What to Look For When Hiring a Construction Bookkeeper
Hiring a bookkeeper can be a great relief for any business owner and one of the most important steps for any successful construction business. Your business relies on who you chose, so take some time to think about who you’re going to hire. The last thing you want to do is run a construction company AND micromanage a bookkeeper. A common mistake is hiring a friend of a friend and not interviewing them like you would any other employee. You want someone who’s sharp, reliable and preferably a wizard when it comes to bookkeeping.
The biggest things you want to look for are:
- Construction industry bookkeeping experience
- Software knowledge
- Services offered
- Overall presence
Construction Industry Background
Construction bookkeeping is not one size fits all. Just because someone has experience bookkeeping in one industry does not necessarily mean they’re a great fit for construction bookkeeping. Ask your bookkeeper candidate questions like: Are you familiar with project based accounting and job costing? You want someone who understands your business and the accounting differences the construction industry faces. The better your bookkeeper is at their job, the less you need to interfere with their work or spend time looking over their shoulder.
Which accounting softwares are your bookkeepers familiar with? Whether you're on Quickbooks, Xero or Sage, etc., your bookkeeper needs to know the ins and outs. Mistakes can be costly for your business, so being familiarized and already trained on your accounting software is very important. If they’re on an hourly rate, the last thing you want is for them to spend twice the amount of time trying to figure things out for the very first time.
A common mistake when hiring a bookkeeper is thinking they’re going to do x, y and z, but they only offer a, b and c. Depending on what stage your business is at, you might require a laundry list of services like tax preparation, payroll, accounts payable, accounts receivable, cash flow management etc.. One familiar story we continue to hear is a contractor thinking they’re getting an entire suite of services and really it’s just account reconciliation. It often makes sense to have a bookkeeper who’s a one stop shop and can bundle all these services together.
Generates a report showing what your accounting softwares says you should have in your bank account vs what you actually have in your bank account.
Anything that needs to go outbound from your bank account - your bills. You can easily set up a protocol where your bookkeeper prepares to pay a bill and you authorize it.
Anything going into your bank account - usually from invoices. Invoice duties include: drafting, sending, receiving / recording, following up, issuing receipts etc.
Paying employees and subcontractors while making sure all laws, regulations, insurances and taxes are accounted for.
Monthly Financial Reporting
Monthly financial statements prepared for your business. This allows you to analyze your profit and loss statement. You can use these reports to create budgets and optimize your business.
Bookkeepers prepare your documents to help create your tax returns so that everything is ready for your CPA to file.
These problems arise on both sides. For example, say the bookkeeper has $5k of receipts for materials and they can’t determine what job they were used for. The bookkeeper calls the contractor, but they don’t answer. Next, they send a text. Now 4 days later the contractor says “Hey, sorry. Just saw this message. Those go to the 2411 Washington job.” Bookkeeper sees this 2 days later and resolves this the following day. This is just an example of one bad communication issue. Imagine if it compounded over and over - it’s inefficient and leads to poor bookkeeping.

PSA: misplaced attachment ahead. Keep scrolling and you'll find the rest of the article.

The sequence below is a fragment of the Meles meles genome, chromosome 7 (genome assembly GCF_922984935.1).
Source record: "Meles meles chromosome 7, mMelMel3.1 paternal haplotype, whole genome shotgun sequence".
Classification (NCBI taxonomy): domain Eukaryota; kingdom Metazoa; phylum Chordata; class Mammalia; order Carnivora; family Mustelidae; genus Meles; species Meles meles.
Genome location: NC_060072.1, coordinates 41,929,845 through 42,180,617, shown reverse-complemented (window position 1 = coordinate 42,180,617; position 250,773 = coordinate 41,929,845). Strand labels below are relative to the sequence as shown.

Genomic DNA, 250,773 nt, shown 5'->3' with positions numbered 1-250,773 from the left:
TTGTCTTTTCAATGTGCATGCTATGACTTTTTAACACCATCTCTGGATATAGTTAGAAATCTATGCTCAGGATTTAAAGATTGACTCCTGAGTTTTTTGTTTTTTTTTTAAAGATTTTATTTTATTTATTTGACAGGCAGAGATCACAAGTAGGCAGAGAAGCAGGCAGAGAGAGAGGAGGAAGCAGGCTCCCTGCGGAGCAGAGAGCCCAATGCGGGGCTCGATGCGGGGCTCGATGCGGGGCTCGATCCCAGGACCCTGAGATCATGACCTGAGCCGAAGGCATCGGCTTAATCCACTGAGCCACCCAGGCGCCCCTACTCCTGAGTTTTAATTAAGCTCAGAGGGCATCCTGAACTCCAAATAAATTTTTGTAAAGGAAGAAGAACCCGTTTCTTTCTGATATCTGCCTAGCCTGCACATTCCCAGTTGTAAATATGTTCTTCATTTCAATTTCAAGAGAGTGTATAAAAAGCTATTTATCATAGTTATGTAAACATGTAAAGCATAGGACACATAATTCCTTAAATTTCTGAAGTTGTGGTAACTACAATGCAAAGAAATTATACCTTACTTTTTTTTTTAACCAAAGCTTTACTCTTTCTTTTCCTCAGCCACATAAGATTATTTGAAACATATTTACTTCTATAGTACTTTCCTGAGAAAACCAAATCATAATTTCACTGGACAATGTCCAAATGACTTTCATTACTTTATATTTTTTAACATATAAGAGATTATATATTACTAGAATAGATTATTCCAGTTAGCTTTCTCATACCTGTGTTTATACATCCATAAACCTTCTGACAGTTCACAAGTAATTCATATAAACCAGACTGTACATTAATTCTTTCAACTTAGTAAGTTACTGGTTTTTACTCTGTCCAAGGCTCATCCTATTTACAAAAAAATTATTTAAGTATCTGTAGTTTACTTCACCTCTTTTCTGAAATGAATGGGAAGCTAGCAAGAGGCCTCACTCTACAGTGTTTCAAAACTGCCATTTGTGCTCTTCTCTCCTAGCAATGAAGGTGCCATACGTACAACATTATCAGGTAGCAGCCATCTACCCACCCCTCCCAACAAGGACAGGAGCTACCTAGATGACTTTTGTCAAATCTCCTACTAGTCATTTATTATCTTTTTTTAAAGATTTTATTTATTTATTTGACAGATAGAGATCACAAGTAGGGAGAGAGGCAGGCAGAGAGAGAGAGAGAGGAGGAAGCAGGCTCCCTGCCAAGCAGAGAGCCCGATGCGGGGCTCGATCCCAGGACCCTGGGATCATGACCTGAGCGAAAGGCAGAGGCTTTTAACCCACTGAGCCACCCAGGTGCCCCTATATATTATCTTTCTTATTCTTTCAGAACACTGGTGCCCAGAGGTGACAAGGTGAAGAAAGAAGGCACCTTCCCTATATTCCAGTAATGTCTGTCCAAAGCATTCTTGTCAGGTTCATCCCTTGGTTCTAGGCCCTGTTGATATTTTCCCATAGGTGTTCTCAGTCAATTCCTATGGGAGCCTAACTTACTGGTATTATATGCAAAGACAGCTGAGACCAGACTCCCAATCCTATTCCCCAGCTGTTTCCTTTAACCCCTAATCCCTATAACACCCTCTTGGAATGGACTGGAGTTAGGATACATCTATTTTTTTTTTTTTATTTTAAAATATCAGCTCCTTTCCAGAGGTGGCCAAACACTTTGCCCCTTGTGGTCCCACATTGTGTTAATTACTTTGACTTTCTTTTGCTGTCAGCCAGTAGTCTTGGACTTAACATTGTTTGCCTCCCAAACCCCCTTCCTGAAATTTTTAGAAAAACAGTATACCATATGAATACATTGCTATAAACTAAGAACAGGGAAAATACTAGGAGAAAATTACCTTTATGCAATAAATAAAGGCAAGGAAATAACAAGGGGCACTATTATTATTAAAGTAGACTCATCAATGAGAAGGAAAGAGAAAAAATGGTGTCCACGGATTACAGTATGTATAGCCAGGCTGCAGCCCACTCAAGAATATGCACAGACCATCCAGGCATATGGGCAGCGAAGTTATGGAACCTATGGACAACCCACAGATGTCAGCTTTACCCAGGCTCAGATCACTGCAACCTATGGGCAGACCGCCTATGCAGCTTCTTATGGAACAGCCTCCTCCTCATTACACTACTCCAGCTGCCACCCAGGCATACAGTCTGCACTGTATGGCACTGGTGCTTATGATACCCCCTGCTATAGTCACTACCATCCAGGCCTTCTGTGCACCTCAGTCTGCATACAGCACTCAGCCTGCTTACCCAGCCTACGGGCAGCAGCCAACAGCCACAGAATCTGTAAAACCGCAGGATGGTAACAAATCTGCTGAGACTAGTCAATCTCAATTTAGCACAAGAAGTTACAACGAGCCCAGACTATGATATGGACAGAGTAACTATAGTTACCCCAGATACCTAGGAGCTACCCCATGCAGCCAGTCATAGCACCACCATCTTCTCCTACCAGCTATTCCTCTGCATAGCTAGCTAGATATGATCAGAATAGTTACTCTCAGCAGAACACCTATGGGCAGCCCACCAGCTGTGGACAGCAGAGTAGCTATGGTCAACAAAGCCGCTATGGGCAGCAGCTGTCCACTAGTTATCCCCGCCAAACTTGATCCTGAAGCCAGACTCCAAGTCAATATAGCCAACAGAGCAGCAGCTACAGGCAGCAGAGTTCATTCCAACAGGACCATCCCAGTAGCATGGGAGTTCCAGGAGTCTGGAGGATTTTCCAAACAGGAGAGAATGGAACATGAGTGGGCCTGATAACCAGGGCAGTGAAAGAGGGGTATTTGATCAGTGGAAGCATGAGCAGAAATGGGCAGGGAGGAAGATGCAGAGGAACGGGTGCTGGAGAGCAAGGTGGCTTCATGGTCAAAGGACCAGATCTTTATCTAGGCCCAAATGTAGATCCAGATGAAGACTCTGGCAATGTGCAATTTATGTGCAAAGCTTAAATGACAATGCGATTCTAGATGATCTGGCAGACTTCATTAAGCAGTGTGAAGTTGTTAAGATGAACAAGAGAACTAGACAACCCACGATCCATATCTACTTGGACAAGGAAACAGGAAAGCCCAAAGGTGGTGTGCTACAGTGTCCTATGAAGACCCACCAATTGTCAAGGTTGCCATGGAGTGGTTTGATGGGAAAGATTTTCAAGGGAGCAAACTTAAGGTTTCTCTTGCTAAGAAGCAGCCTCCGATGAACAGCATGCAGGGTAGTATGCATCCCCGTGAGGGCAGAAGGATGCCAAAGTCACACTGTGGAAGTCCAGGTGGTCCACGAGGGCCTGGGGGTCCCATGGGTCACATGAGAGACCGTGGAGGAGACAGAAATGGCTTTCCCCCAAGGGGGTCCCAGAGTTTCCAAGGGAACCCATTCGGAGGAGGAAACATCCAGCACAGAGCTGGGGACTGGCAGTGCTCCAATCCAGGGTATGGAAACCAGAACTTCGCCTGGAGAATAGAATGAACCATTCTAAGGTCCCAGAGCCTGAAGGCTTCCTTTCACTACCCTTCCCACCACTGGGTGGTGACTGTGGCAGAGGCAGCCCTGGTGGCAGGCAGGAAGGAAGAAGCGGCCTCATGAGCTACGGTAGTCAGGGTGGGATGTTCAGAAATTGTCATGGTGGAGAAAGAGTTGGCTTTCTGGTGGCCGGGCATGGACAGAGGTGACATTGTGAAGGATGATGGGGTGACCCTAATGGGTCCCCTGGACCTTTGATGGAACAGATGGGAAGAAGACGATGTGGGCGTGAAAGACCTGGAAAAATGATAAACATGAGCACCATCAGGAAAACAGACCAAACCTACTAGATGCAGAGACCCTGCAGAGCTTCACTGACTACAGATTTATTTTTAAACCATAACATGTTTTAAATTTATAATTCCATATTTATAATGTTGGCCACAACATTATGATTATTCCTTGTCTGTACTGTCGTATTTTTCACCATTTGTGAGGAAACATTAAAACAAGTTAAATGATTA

The door should always be open between you and your bookkeeper. Some contractors check in once a month, others might check in every Monday. Always respect each other's time. If you contact your bookkeeper, you probably expect a response within a reasonable amount of time. The same should be true when your bookkeeper contacts you!
Hopefully you’re not playing the “where’s my bookkeeper” game too often. Are you getting your reports on time? If you expect/pay for them to arrive on the 6th, but you get them on the 12th, do they have the same value? If you’re going with a freelancer, a couple of important questions to ask your bookkeeper are: “how many clients do you currently have?” and “how many can you handle?”. If they can help you optimize your business, they should be able to optimize their own!
Everyone deserves a vacation - especially your bookkeeper! What’s the plan while they're away? Do they have someone designated to step up in their place? Are you on your own during those weeks? It’s always better to ask what their policy is during your consideration period than learning on the fly.
You’ll be working closely with your bookkeeper and communicating often. Some important questions you can ask yourself are “Do I like this person?” or “Is this someone I can talk to on a daily basis?”
Making sure you and your bookkeeper are on the same page or wave length before you hire them will save you a lot of headaches. If you don’t like your bookkeeper, find one you do like before you hire them!
Hire the Right Bookkeeper!
There are lots of things to consider when hiring a bookkeeper. Remember that being a great bookkeeper for a random small business doesn’t translate to being a great bookkeeper in construction. Be sure to ask lots of questions!
Tell me about:
- Your bookkeeping experience in the construction industry?
- Your software knowledge?
- What services do you offer?
- How many customers do you have?
- Can you handle another customer?
- What happens when you take a vacation